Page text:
Bridgewalk on the Phlebitis Factory
by Iain X.Banks

Iain X. Banks is widely rumoured to be the latest pseudonym of a stunning new (well, a bit fame-soiled now) author who has taken the British literary establishment by storm. I have my own guess as to who lurks behind this impenetrable new alias. I think it's Martin Amis.

This ambitious book transcends genre boundaries and fruitfully fuses the artsy-fartsy mainstream novel with creative borrowings from space opera, gothic horror, Westerns, fighting fantasy gamebooks, model railway magazines and compact discs. In its multiple plot threads we encounter scores of tortured souls, driven and compelled by a burning, insatiable need for increased royalties.

The trans-sane Sknab, for example, whose hilarious idiosyncrasies involve introducing literary critics into complex mazes where random turnings lead them to nightmare fates: slow horrendous submersion in the foul wastes of pulped Badger books, or being auctioned off by Rog Peyton, a piece at a time.

What is the connection with the weirdly tormented Knabs, forced by mysterious Kafkaesque authorities to toil away on the alien artefact called a "typewriter" through substantial chunks of eternity? Only after completing yet another lengthy narrative is he allowed to ask once again the single question which might unravel the enigmatic jigsaw of his situation: "Whaur's ma advance?"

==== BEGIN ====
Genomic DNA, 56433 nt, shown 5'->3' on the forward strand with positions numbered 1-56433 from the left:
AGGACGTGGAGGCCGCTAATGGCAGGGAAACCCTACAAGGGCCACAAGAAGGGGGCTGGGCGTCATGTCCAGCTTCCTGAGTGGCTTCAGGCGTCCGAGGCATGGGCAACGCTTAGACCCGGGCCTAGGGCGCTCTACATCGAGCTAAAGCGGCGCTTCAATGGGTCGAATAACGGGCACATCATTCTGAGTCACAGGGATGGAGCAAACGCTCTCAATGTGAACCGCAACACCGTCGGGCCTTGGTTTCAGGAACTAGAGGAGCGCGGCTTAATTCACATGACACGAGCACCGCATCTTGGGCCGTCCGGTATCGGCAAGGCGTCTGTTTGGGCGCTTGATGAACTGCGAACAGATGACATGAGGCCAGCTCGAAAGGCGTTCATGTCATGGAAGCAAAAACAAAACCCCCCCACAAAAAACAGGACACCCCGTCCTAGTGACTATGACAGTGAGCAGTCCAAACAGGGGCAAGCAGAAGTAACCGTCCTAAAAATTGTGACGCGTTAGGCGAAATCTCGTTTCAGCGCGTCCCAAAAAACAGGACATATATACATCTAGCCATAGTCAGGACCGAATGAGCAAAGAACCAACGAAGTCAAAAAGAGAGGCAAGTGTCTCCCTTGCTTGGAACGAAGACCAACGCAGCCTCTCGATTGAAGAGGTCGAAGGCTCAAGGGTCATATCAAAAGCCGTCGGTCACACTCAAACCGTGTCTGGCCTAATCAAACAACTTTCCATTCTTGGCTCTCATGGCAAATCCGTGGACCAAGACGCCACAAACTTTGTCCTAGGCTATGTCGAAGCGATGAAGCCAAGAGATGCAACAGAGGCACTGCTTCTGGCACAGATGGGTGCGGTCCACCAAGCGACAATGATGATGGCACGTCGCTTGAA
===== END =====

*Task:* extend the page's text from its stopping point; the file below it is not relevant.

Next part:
Perhaps the answer to this timeless question lies with Skban, traitor-hero of a galaxy-spanning SF plot to destroy the Royal Angus Hotel either by novalevel hyperdoubletalk or by diverting a nuclear-powered Inter-City train through the main bar just before the Guest of Honour speech.

Or can the whole many-stranded fiction be another hallucination of the mysterious Bansk, who throughout the entire action lies in a drunken coma, beset by baffling images of nightmare journeys amid sealed minds across the hellish vistas of the lounge bar carpet... frenzied imaginings of an interstellar clash between two forever ideologically opposed schools of Banks criticism whose respective war-cries are "Wow!" and "Yuck!"... fantastic visions of battling against impossible odds while babbling in a terrible Scots accent?

In a finale of mind-shattering novelty, Bansk wakes at Novacon 17 and discovers all these hallucinations to be true.

All is linked and explained by the title, which the less perceptive reader will already have recognized as a quotation from Wittgenstein. After such coruscating pyrotechnics it will certainly be a long, long time before readers can forget the name of Annie M.Bonks.